"Lebanon is an independent country ... Iran respects (the) vote of Lebanese people ... We are ready to work with ... the government elected by the majority," Iranian Foreign Ministry spokesman Bahram Qasemi was quoted as saying by state TV. Hezbollah supporters were were seen celebrating in the street of Beirut Sunday night and were reportedly chanting ‘Beirut has become Shia.’ Photos also emerged on Twitter of a Hezbollah flag planted on the statue of Rafic Hariri, the father of the current Lebanese prime minister and a former prime minister who was assassinated in 2005 allegedly by Hezbollah operatives. Israeli minister repsonds. Hezbollah's gains in the Lebanese election on Sunday show that the state is indistinguishable from the Iranian-backed Shi'ite group and that Israel should not distinguish between them in any future war, an Israeli security cabinet minister said. "Hezbollah = Lebanon," Education Minister Naftali Bennett, a rightist in the Israel's conservative coalition government, said on Twitter on Monday. "The State of Israel will not differentiate between the sovereign State of Lebanon and Hezbollah, and will view Lebanon as responsible for any action from within its territory."
Nasrallah: New Parliament Guarantee for 'Golden Equation'
Naharnet/07 May/18/Hizbullah Secretary-General Sayyed Hassan Nasrallah on Monday praised provisional parliamentary election results as a “guarantee” for the so-called “army-people-resistance equation.”"This is a great political and moral victory for the resistance option that protects the sovereignty of the country," Nasrallah said in a televised address. A day after Lebanon's first general election in nine years, Hizbullah and its allies look set to secure a significant bloc. “The elections are a major national achievement for the country and for the new presidential tenure, President (Michel) Aoun, the government, the political forces and the Lebanese people,” Nasrallah added. He noted that the new electoral law, which is based on proportional representation for the first time in Lebanon's history, created “a big chance for a lot of political forces, figures and groups to take part in the elections and be represented.”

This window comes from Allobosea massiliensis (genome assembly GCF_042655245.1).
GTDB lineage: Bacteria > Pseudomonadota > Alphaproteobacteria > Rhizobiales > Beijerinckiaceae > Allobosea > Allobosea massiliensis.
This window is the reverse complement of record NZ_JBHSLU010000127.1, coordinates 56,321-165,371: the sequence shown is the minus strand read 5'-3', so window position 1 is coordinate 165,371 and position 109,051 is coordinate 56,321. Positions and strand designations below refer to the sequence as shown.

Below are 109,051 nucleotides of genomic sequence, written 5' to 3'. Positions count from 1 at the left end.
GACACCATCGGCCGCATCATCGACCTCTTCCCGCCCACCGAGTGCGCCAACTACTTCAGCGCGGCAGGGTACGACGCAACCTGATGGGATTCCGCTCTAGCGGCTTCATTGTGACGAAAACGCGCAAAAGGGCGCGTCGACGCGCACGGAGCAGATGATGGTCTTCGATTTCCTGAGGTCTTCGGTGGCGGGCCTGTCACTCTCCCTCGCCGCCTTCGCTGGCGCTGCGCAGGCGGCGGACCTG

Apparently responding to Prime Minister Saad Hariri's announcement that his al-Mustaqbal Movement faced an “elimination” attempt in the elections, Nasrallah stressed that “the proportional representation law does not lead to the elimination of any party.”“We should not return to any form of majoritarian electoral laws,” he underlined. “Based on the results announced by the electoral campaigns, we can say that what we were aspiring for has been achieved. The new parliament represents a guarantee for protecting the 'golden equation' and the country's stability. The resistance forces now have significant parliamentary presence,” Nasrallah boasted. Turning to the domestic situation, Hizbullah's leader added: “If we want a state in the country and if we want security and stability, the parties must cooperate with each other and must pacify their conflicts over the domestic and foreign policy files.”He warned that those who continue the “sectarian rhetoric” after the elections would be “seeking strife” and “blocking any improvement in the country.” “We should not waste time in Lebanon after the elections and the formation of the new government should not take seven or eight months,” Nasrallah urged, citing the volatile regional situation.

Lebanese Speaker Berri Says Big Winners Must Learn 'Hegemony is Useless'
Albawaba/May 07th, 2018/Speaker Nabih Berri made a televised interview on Monday after Sunday’s parliamentary elections, where he advised “big winners” in the polls to derive lessons that “hegemony is useless,” stressing that the “finance ministry will always have a Shiite minister.”Berri, who seldom speaks to reporters, told LBCI: “The biggest winner must learn from the lessons given by these elections that attempts of hegemony and sectarianism do no benefit.”“Exploiting money for electoral purposes have proven futile. The elections gave a lesson about corruption. People want real reform,” added Berri. The Speaker stressed the need to quickly form a new government after the elections, assuring that he has always “supported the term of President Michel Aoun.”On the figure he would name as Premier for the new government, he said: “Everyone knows who my candidate is, but i will not name him today.”To a question on whether the Speaker insists on having a Shiite minister for the finance Ministry, Berri said: “Yes, the Finance Ministry according to the Taef accord is strictly for the Shiite community.”

Lebanon's Future Movement wins 21 parliament seats: PM
Hezbollah-Amal alliance comes in first with 34 out of 128 seats, according to preliminary results